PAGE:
Congratulations on making it to the final! Can you tell us how you’ve been progressing through the contest so far?
Nikolay Budin: ICPC contests are held in several stages. This year, there was a regional quarter-final for teams from St. Petersburg and its neighboring cities. There, we were outperformed by a team from St. Petersburg State University. After that, we went to the regional semifinal, the first round of which took place online due to the pandemic. There, we also came second, just behind a team from the Higher School of Economics. As a result of this online round, out of about 300 participating teams, the best 48 were selected to take part in the offline semifinal that was held in the Russia – My History park in St. Petersburg. In this round, we came first.
Did you expect this result?
Stanislav Naumov: No, it was a surprise (laughs). We actually expected to do well.
And how would you describe the semifinal?
Nikolay Budin: I felt it was rather challenging. All in all, we were given 11 tasks that we had to solve in five hours. The first few tasks were relatively easy, so those we had to solve on our first attempt, which we couldn’t do – we made a few mistakes, we had to then find and correct them. And each flawed attempt equals 20 penalty minutes added to our overall time. This is important because the teams are first sorted by the number of tasks solved and then by their overall time. That is, if two teams have solved eight tasks each, the one with less overall time will win.
What helped you win?
Nikolay Budin: We solved a very hard task on our first attempt about two hours into the contest. The other teams could only hand it in at the very end, so our penalty was less. Although the team from Higher School of Economics that came second was only 40 minutes behind us – or, in other words, two failed attempts. But just like other leading teams, we had seven solved tasks.
Roman Korobkov: It helped that we didn’t look at the scoreboard during the contest. If we saw that another team from ITMO is coming close, we could get distracted, because only one team from a university can take part in the final. Even if two ITMO University teams come first and second, only one of them can come further in the contest.
Together with the other ITMO team, you are the first ones to be coached by Gennady Korotkevich, one of the most successful competitive programmers and a PhD student at ITMO. What is the task of a coach?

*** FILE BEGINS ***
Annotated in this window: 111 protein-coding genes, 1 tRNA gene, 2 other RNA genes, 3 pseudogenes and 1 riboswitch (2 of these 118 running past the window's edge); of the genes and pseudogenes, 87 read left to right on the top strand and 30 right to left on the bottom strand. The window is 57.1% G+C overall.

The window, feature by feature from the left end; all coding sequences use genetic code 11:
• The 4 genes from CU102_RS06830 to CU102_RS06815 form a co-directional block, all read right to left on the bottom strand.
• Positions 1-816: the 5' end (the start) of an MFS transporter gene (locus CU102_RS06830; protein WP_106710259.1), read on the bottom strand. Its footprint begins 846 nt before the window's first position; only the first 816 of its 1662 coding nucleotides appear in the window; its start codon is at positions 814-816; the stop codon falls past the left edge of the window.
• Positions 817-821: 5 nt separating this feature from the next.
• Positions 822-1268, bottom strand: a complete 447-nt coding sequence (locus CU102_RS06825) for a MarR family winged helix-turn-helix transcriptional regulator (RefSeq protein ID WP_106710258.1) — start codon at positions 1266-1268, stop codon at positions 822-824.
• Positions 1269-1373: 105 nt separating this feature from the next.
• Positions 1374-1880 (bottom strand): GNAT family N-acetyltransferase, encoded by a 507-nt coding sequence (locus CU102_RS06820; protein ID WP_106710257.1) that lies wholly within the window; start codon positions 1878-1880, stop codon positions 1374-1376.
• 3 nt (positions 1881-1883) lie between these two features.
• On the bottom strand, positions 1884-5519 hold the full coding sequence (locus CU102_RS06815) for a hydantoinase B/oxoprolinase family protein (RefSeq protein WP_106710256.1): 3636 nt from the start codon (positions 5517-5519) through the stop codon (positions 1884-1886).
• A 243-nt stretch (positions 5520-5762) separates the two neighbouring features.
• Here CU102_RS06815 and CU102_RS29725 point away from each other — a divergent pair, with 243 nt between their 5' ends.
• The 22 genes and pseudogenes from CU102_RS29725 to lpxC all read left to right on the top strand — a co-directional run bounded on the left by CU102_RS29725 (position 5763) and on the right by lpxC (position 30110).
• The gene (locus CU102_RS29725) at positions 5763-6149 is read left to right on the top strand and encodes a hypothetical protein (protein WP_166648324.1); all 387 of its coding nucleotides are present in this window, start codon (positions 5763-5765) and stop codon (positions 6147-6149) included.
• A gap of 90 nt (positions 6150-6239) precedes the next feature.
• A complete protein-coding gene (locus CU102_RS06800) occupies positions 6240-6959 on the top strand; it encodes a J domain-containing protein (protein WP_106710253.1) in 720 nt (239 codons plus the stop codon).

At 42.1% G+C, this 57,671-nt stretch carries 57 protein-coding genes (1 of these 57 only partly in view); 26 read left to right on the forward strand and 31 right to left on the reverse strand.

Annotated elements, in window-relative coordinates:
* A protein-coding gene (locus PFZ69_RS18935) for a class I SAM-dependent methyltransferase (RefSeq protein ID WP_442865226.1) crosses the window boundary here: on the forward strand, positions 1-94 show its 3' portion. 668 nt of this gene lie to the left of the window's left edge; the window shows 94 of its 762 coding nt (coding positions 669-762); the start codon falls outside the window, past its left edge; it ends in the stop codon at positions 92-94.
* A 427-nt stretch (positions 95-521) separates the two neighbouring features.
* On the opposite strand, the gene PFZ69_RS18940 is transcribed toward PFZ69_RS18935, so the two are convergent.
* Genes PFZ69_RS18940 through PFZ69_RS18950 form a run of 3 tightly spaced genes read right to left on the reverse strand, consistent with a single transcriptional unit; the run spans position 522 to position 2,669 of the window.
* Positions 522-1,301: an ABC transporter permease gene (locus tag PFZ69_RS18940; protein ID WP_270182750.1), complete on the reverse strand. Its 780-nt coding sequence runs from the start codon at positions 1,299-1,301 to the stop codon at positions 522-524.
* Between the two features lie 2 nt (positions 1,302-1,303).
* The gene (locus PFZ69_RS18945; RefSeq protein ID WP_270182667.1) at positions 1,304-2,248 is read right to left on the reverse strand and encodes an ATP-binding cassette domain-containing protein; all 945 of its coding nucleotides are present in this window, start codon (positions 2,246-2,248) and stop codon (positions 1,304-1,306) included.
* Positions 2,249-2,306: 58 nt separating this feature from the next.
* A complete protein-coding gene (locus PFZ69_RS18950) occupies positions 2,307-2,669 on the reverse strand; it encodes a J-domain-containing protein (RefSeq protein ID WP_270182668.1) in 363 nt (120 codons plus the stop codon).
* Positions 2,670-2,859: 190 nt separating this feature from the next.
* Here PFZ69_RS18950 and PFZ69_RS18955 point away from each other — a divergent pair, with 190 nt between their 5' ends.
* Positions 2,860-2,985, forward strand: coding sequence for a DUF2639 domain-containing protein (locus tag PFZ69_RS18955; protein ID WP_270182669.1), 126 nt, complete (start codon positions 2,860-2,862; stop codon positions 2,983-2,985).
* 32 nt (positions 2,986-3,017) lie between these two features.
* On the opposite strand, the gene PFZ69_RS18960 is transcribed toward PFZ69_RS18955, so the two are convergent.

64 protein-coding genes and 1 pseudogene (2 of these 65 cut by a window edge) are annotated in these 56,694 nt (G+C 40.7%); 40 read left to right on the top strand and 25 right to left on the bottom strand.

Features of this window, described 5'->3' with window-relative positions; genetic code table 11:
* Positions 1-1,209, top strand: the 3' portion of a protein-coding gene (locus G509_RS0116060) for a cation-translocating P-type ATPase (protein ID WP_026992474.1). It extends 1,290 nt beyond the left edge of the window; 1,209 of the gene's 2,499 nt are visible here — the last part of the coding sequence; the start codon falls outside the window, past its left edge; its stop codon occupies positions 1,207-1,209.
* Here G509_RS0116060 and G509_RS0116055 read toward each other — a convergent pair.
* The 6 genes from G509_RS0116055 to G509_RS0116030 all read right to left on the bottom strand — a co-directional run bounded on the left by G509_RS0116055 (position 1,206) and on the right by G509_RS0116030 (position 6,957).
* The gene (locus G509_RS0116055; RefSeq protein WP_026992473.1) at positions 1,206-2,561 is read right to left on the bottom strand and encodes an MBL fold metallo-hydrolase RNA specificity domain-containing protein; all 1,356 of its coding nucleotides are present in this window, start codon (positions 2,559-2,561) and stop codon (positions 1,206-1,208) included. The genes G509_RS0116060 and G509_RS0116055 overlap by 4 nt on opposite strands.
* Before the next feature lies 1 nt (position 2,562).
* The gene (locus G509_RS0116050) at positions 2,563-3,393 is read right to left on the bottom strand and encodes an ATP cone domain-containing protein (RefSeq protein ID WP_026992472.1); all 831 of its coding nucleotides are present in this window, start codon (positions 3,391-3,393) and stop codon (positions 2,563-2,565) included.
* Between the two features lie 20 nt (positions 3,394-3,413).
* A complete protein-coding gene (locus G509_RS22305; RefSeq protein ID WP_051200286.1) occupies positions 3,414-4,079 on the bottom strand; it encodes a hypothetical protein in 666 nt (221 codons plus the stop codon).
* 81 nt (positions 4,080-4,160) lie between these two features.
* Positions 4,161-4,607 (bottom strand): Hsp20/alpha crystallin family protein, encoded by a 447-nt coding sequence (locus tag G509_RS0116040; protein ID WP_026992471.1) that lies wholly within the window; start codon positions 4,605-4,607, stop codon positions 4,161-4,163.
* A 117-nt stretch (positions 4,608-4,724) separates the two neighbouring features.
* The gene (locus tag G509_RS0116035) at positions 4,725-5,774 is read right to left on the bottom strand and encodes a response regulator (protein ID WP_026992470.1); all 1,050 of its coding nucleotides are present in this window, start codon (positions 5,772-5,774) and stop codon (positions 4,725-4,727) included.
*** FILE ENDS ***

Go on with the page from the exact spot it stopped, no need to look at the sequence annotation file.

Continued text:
Nikolay Budin: It depends on the university. Coaches can find potential tasks, explain how to solve them, or just be close by so that they can answer any questions that may arise. We have something closer to the third option: we can find the tasks to train on ourselves, but we reach out to our coach from time to time with the issues we are facing. He spends more time working with weaker teams.
You said that the other ITMO University team was your main competitor during the ICPC semifinal because only one team per university can enter the final. How does it affect the relationship between your teams?
Stanislav Naumov: Actually, we didn’t expect the other ITMO team to do so well, but they have done a great job, they turned out to be strong competitors.
Nikolay Budin: I have been taking part in programming contests since my first year at university, and each year we have three or four teams competing for victory, but there were never any conflicts. Quite the contrary, people from the other teams are those who you spend most of your time with. Anyway, you only compete directly with them in the semifinal – at other stages, we are also competing against every other university.
When will the final take place?
Nikolay Budin: Unfortunately, we don’t know that yet. Last year’s final had been planned for June, 2020 but was postponed and hasn’t taken place yet, so I suppose that this year’s final will be held after it. I am training for these two finals as a member of two different teams.
How will you prepare?
Stanislav Naumov: It’s fairly simple – just solve tasks. There is also usually a training camp in a village near Petrozavodsk. You can only get there on an off-road vehicle and the only entertainment is a saune. Basically, it’s a couple of houses in the forest, a cafeteria, and laptops that you can solve tasks on. This usually lasts a week or two.
Roman Korobkov: Before my previous final, we spent two months in training camps – in China, Moscow, and Petrozavodsk. The main thing is to truly solve as many tasks as you can.
What are the tasks like in competitive programming?
Nikolay Budin: In every task there is a condition – you are told, for instance, that you are given an array of integers. Then you are told what you need to do with this array, the simplest example will be to sort them and print them on the screen. This is an elementary task that requires one line of code, but in reality they are much harder. We never need to create an interface or work with APIs, so it’s closer to maths than to industrial R&D.